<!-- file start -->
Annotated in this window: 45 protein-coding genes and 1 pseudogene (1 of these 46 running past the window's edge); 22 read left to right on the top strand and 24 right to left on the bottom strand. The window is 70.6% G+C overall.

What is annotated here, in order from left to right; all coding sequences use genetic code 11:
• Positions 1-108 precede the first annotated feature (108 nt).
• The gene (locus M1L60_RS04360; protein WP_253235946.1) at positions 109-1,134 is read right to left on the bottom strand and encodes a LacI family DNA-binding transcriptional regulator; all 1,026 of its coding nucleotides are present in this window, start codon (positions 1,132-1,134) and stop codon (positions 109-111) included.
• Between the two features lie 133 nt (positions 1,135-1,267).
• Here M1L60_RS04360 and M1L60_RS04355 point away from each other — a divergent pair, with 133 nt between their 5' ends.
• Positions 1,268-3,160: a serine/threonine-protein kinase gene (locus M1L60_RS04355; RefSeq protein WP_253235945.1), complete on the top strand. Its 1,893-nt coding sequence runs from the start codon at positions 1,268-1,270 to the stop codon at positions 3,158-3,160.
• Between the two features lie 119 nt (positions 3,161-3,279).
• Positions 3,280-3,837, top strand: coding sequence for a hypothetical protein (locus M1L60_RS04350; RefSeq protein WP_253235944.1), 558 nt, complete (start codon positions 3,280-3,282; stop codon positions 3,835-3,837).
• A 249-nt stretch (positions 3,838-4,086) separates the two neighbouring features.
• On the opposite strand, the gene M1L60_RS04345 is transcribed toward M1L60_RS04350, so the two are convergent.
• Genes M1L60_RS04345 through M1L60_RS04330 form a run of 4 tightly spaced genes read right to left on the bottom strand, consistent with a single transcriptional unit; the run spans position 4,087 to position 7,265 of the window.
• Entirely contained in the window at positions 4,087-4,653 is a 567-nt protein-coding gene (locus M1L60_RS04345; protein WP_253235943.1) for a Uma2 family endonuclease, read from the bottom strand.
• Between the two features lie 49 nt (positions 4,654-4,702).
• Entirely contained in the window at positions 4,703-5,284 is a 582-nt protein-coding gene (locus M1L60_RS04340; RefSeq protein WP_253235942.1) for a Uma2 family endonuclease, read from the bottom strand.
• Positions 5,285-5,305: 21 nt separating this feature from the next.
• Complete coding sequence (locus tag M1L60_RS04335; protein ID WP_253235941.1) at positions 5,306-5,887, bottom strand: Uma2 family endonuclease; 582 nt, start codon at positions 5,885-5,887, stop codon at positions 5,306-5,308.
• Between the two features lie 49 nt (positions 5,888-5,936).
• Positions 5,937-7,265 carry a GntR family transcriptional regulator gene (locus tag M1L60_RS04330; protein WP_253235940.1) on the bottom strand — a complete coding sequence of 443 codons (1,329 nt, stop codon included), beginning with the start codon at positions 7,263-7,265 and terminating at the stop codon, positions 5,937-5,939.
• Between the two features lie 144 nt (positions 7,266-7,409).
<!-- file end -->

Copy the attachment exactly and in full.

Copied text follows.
Annotated in this window: 45 protein-coding genes and 1 pseudogene (1 of these 46 running past the window's edge); 22 read left to right on the top strand and 24 right to left on the bottom strand. The window is 70.6% G+C overall.

What is annotated here, in order from left to right; all coding sequences use genetic code 11:
• Positions 1-108 precede the first annotated feature (108 nt).
• The gene (locus M1L60_RS04360; protein WP_253235946.1) at positions 109-1,134 is read right to left on the bottom strand and encodes a LacI family DNA-binding transcriptional regulator; all 1,026 of its coding nucleotides are present in this window, start codon (positions 1,132-1,134) and stop codon (positions 109-111) included.
• Between the two features lie 133 nt (positions 1,135-1,267).
• Here M1L60_RS04360 and M1L60_RS04355 point away from each other — a divergent pair, with 133 nt between their 5' ends.
• Positions 1,268-3,160: a serine/threonine-protein kinase gene (locus M1L60_RS04355; RefSeq protein WP_253235945.1), complete on the top strand. Its 1,893-nt coding sequence runs from the start codon at positions 1,268-1,270 to the stop codon at positions 3,158-3,160.
• Between the two features lie 119 nt (positions 3,161-3,279).
• Positions 3,280-3,837, top strand: coding sequence for a hypothetical protein (locus M1L60_RS04350; RefSeq protein WP_253235944.1), 558 nt, complete (start codon positions 3,280-3,282; stop codon positions 3,835-3,837).
• A 249-nt stretch (positions 3,838-4,086) separates the two neighbouring features.
• On the opposite strand, the gene M1L60_RS04345 is transcribed toward M1L60_RS04350, so the two are convergent.
• Genes M1L60_RS04345 through M1L60_RS04330 form a run of 4 tightly spaced genes read right to left on the bottom strand, consistent with a single transcriptional unit; the run spans position 4,087 to position 7,265 of the window.
• Entirely contained in the window at positions 4,087-4,653 is a 567-nt protein-coding gene (locus M1L60_RS04345; protein WP_253235943.1) for a Uma2 family endonuclease, read from the bottom strand.
• Between the two features lie 49 nt (positions 4,654-4,702).
• Entirely contained in the window at positions 4,703-5,284 is a 582-nt protein-coding gene (locus M1L60_RS04340; RefSeq protein WP_253235942.1) for a Uma2 family endonuclease, read from the bottom strand.
• Positions 5,285-5,305: 21 nt separating this feature from the next.
• Complete coding sequence (locus tag M1L60_RS04335; protein ID WP_253235941.1) at positions 5,306-5,887, bottom strand: Uma2 family endonuclease; 582 nt, start codon at positions 5,885-5,887, stop codon at positions 5,306-5,308.
• Between the two features lie 49 nt (positions 5,888-5,936).
• Positions 5,937-7,265 carry a GntR family transcriptional regulator gene (locus tag M1L60_RS04330; protein WP_253235940.1) on the bottom strand — a complete coding sequence of 443 codons (1,329 nt, stop codon included), beginning with the start codon at positions 7,263-7,265 and terminating at the stop codon, positions 5,937-5,939.
• Between the two features lie 144 nt (positions 7,266-7,409).